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SE Asia
 

Missing Malaysia Airlines plane: Authorities 'shocked' by report on co-pilot

Published on Mar 12, 2014 1:32 AM
 
A woman leaves a message of support and hope for the passengers of the missing Malaysia Airlines flight MH370 at the Kuala Lumpur International Airport March 11, 2014. The Malaysian military believes an airliner missing for almost four days with 239 people on board flew for more than an hour after vanishing from air traffic control screens, changing course and travelling west over the Strait of Malacca, a senior military source said.--PHOTO: REUTERS

KUALA LUMPUR (AFP) - Malaysia Airlines said Tuesday it was "shocked" by allegations aired in an Australian news programme of a past cockpit security breach involving the co-pilot on its missing passenger jet.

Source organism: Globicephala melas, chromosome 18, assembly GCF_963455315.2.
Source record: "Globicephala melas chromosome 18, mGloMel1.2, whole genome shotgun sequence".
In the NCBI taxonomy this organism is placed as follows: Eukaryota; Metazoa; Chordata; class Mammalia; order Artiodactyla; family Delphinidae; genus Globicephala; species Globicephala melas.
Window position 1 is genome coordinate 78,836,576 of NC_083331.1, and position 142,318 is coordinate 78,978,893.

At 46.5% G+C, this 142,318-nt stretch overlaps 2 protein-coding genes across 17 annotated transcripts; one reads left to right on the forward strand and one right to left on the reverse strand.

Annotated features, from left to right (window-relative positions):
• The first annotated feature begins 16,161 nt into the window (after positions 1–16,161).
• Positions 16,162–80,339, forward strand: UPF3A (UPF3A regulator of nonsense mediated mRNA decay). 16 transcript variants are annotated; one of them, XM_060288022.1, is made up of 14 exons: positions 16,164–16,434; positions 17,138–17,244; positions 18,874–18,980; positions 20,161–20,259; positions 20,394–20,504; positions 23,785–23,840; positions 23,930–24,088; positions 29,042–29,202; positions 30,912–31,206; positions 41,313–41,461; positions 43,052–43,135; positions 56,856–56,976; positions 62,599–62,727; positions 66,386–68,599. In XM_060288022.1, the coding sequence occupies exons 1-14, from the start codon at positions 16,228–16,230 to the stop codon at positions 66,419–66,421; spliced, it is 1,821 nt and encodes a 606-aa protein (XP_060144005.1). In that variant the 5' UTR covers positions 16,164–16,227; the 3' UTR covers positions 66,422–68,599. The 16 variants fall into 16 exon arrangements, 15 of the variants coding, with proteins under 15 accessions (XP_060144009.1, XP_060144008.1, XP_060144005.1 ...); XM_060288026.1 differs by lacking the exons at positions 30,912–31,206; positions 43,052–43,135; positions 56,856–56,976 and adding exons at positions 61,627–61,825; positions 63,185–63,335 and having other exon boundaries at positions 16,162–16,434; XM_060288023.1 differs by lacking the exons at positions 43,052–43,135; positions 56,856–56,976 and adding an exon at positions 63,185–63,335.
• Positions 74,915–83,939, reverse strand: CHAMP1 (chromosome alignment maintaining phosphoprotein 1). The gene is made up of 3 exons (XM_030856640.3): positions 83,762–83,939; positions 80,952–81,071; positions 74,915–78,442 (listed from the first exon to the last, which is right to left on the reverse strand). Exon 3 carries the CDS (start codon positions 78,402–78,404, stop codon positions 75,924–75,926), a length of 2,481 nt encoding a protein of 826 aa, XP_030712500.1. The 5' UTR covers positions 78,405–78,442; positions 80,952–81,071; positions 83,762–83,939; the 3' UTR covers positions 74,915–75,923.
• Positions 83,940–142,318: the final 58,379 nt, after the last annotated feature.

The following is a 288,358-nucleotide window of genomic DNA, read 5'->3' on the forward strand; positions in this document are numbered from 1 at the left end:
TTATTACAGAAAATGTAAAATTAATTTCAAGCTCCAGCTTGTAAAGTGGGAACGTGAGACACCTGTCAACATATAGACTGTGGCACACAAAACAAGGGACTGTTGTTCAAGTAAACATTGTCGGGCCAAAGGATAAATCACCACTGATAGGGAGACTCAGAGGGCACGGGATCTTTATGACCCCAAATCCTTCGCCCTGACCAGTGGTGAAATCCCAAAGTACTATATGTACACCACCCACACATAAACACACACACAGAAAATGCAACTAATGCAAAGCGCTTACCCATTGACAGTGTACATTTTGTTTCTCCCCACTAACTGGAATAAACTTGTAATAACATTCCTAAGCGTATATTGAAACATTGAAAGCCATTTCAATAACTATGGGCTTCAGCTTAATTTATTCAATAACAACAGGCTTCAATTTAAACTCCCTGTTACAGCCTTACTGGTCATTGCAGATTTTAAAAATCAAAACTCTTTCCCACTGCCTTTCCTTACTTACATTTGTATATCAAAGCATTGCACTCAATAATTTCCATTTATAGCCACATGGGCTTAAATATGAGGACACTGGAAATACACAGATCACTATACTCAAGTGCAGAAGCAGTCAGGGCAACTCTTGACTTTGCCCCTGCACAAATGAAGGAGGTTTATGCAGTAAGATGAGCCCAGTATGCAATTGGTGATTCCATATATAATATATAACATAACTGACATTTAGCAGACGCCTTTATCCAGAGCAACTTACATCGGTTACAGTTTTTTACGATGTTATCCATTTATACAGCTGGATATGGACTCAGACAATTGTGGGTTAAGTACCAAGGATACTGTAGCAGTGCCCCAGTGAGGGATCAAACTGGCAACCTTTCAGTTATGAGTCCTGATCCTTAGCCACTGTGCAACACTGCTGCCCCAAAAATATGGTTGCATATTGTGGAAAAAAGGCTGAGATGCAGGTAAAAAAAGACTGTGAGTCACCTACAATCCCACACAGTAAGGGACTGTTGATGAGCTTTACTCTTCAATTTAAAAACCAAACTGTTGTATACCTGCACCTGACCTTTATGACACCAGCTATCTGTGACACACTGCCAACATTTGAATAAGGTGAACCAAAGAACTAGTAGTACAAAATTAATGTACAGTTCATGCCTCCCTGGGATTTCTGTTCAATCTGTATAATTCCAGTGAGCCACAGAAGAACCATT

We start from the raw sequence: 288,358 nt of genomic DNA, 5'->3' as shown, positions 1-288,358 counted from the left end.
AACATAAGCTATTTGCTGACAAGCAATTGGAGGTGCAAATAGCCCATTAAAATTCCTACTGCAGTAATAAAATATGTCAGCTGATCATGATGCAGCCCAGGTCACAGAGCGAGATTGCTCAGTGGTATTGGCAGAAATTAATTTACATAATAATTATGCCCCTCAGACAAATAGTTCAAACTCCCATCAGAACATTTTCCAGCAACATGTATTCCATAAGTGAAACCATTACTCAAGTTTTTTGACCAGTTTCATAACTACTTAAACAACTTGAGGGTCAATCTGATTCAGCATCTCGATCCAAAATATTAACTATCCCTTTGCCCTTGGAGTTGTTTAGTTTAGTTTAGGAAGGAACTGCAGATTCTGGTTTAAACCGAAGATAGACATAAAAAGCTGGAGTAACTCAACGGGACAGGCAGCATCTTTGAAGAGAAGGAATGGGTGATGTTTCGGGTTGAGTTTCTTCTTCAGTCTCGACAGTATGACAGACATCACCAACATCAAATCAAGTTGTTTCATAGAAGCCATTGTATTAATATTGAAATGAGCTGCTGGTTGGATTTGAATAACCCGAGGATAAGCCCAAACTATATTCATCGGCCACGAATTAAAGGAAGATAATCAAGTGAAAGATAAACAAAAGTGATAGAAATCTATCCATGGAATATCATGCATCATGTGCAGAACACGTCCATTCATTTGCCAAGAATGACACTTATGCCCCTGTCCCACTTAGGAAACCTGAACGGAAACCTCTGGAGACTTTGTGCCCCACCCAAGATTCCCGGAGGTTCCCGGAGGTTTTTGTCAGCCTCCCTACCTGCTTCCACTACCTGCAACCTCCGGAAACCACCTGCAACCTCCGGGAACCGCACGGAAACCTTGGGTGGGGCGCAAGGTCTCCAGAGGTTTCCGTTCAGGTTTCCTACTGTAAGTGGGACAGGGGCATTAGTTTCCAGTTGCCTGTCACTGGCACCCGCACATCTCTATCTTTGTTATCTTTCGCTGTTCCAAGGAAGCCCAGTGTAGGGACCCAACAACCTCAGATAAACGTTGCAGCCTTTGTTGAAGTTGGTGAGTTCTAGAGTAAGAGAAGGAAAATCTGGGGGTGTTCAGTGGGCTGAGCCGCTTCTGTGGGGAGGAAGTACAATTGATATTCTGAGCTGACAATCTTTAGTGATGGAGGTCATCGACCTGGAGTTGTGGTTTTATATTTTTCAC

Malaysia Airlines MH370 vanished early Saturday on an overnight flight from Kuala Lumpur to Beijing with 239 people aboard. No trace of the plane or evidence of its fate have been found.

Among those aboard were First Officer Fariq Abdul Hamid, 27, who along with a fellow pilot violated airline rules in 2011 by allowing two young South African women into their cockpit during a flight, one of the women told Sydney-based Nine Network.

The report included photos of the women in the cockpit, with one appearing to show them posing with a man resembling Fariq. Passengers have been prohibited from entering the cockpit during a flight after the 9/11 attacks on the United States.

 
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